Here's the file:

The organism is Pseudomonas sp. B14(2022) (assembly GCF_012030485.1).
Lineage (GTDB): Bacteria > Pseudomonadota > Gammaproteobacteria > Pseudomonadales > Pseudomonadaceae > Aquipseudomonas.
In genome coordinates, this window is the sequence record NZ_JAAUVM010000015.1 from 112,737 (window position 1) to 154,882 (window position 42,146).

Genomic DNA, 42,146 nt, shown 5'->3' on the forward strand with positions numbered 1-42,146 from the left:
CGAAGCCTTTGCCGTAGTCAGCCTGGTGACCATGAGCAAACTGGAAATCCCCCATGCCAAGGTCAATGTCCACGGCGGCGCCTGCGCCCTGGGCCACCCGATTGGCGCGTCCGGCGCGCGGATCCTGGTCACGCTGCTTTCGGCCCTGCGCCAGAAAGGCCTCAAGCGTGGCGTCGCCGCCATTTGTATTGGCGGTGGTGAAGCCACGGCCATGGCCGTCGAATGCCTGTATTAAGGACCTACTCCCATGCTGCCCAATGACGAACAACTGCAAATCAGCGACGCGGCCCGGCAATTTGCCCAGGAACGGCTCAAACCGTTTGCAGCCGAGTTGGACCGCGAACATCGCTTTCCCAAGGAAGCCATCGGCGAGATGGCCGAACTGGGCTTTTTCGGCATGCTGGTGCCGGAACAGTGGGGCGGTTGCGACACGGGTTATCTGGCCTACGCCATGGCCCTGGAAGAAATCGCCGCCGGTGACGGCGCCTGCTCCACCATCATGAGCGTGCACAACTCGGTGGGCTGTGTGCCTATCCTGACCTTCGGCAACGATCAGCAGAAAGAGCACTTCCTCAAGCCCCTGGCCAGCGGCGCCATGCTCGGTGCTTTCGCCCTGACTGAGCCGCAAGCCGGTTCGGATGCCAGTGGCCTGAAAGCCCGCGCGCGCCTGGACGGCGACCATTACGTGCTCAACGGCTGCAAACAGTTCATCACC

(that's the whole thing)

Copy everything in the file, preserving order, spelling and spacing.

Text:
The organism is Pseudomonas sp. B14(2022) (assembly GCF_012030485.1).
Lineage (GTDB): Bacteria > Pseudomonadota > Gammaproteobacteria > Pseudomonadales > Pseudomonadaceae > Aquipseudomonas.
In genome coordinates, this window is the sequence record NZ_JAAUVM010000015.1 from 112,737 (window position 1) to 154,882 (window position 42,146).

Genomic DNA, 42,146 nt, shown 5'->3' on the forward strand with positions numbered 1-42,146 from the left:
CGAAGCCTTTGCCGTAGTCAGCCTGGTGACCATGAGCAAACTGGAAATCCCCCATGCCAAGGTCAATGTCCACGGCGGCGCCTGCGCCCTGGGCCACCCGATTGGCGCGTCCGGCGCGCGGATCCTGGTCACGCTGCTTTCGGCCCTGCGCCAGAAAGGCCTCAAGCGTGGCGTCGCCGCCATTTGTATTGGCGGTGGTGAAGCCACGGCCATGGCCGTCGAATGCCTGTATTAAGGACCTACTCCCATGCTGCCCAATGACGAACAACTGCAAATCAGCGACGCGGCCCGGCAATTTGCCCAGGAACGGCTCAAACCGTTTGCAGCCGAGTTGGACCGCGAACATCGCTTTCCCAAGGAAGCCATCGGCGAGATGGCCGAACTGGGCTTTTTCGGCATGCTGGTGCCGGAACAGTGGGGCGGTTGCGACACGGGTTATCTGGCCTACGCCATGGCCCTGGAAGAAATCGCCGCCGGTGACGGCGCCTGCTCCACCATCATGAGCGTGCACAACTCGGTGGGCTGTGTGCCTATCCTGACCTTCGGCAACGATCAGCAGAAAGAGCACTTCCTCAAGCCCCTGGCCAGCGGCGCCATGCTCGGTGCTTTCGCCCTGACTGAGCCGCAAGCCGGTTCGGATGCCAGTGGCCTGAAAGCCCGCGCGCGCCTGGACGGCGACCATTACGTGCTCAACGGCTGCAAACAGTTCATCACC